Ruling Voiding FL Drug Law Could Put Thousands of Cases in Jeopardy


A federal judge’s ruling declared Florida’s drug law unconstitutional could throw thousands of criminal cases into jeopardy, reports the St. Petersburg Times. U.S. District Judge Mary Scriven of Orlando struck down the state’s Drug Abuse Prevention and Control law, saying it violates due process because it doesn’t require that prosecutors prove that a person knew he or she possessed illegal drugs. Lawmakers amended the law in 2002, making Florida the only state in the nation to get rid of “guilty knowledge,” also called mens rea.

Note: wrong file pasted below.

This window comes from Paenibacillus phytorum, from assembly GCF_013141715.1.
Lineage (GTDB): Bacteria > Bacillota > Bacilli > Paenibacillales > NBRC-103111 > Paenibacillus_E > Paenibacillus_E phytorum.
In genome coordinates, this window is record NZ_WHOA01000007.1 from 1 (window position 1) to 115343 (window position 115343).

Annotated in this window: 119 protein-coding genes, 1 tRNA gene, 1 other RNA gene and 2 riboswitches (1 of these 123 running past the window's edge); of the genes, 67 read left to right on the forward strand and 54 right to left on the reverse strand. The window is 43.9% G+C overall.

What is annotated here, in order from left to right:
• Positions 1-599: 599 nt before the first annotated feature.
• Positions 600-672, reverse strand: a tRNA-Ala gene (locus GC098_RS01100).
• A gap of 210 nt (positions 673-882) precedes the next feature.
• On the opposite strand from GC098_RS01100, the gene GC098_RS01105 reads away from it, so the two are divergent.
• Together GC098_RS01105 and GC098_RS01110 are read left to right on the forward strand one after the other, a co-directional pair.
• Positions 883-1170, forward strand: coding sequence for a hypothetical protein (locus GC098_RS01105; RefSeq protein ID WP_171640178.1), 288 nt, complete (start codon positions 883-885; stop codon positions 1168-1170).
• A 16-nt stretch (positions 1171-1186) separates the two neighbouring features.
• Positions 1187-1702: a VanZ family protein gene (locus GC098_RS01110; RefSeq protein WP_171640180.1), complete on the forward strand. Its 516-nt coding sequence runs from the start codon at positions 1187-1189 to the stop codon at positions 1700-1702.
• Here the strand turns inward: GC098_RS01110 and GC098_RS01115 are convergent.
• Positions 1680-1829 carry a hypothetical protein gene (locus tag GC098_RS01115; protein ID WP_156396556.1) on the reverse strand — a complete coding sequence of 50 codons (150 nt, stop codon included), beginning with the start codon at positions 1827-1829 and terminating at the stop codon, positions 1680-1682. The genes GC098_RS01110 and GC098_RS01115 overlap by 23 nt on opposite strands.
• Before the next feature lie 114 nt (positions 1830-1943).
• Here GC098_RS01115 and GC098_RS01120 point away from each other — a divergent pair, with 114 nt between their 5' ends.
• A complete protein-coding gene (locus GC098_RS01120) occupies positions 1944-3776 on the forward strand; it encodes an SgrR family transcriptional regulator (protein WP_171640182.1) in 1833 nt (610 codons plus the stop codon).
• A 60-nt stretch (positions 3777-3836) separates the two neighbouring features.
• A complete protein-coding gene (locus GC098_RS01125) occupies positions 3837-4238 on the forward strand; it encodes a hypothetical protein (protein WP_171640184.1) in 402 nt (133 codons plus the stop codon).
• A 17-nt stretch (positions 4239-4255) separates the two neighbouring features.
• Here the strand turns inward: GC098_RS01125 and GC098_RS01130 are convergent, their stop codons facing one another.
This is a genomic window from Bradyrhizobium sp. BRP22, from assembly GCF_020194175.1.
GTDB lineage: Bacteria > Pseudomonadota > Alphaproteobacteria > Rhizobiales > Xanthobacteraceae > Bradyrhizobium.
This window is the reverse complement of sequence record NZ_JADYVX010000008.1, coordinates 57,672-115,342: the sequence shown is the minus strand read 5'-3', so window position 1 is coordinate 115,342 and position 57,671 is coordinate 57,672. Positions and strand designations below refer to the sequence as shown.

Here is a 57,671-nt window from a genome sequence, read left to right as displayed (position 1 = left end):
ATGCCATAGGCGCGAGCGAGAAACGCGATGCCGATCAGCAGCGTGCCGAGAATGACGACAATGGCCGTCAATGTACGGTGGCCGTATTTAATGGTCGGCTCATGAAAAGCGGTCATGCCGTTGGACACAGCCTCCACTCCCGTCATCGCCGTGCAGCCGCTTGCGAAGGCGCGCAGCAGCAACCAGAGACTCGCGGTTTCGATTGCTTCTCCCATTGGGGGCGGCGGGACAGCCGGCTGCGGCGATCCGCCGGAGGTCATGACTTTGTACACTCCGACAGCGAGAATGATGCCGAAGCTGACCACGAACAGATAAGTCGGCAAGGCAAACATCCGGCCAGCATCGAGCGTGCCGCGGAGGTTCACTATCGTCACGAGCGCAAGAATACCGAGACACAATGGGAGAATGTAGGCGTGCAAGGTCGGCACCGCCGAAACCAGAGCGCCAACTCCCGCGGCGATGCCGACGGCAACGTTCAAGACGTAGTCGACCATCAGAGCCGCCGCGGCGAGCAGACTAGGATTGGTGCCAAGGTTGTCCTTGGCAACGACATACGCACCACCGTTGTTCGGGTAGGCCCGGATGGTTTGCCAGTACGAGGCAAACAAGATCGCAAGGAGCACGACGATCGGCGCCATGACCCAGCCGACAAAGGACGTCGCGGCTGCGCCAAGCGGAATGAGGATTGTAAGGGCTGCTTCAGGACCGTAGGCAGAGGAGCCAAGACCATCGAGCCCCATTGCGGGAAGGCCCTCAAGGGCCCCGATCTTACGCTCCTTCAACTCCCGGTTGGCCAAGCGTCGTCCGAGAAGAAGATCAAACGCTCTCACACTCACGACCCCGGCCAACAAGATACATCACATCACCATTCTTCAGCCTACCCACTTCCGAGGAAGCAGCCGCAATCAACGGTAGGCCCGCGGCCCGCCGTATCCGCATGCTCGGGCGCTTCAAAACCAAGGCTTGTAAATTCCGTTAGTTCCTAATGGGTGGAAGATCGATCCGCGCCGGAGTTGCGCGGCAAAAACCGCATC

“Other states have rejected such a draconian and unreasonable construction of the law that would criminalize the ‘unknowing’ possession of a controlled substance,” Scriven said. St. Petersburg lawyer Jeff Brown said the ruling “has one of the largest potential effects on criminal law in the past decade. We’re talking hundreds of thousands of drug cases.” Legislators’ changes to the law eliminated the requirement that prosecutors prove that the defendant intended to commit the crime. “It takes the presumption of innocence and throws it in the garbage can,” said Tampa lawyer James Felman.

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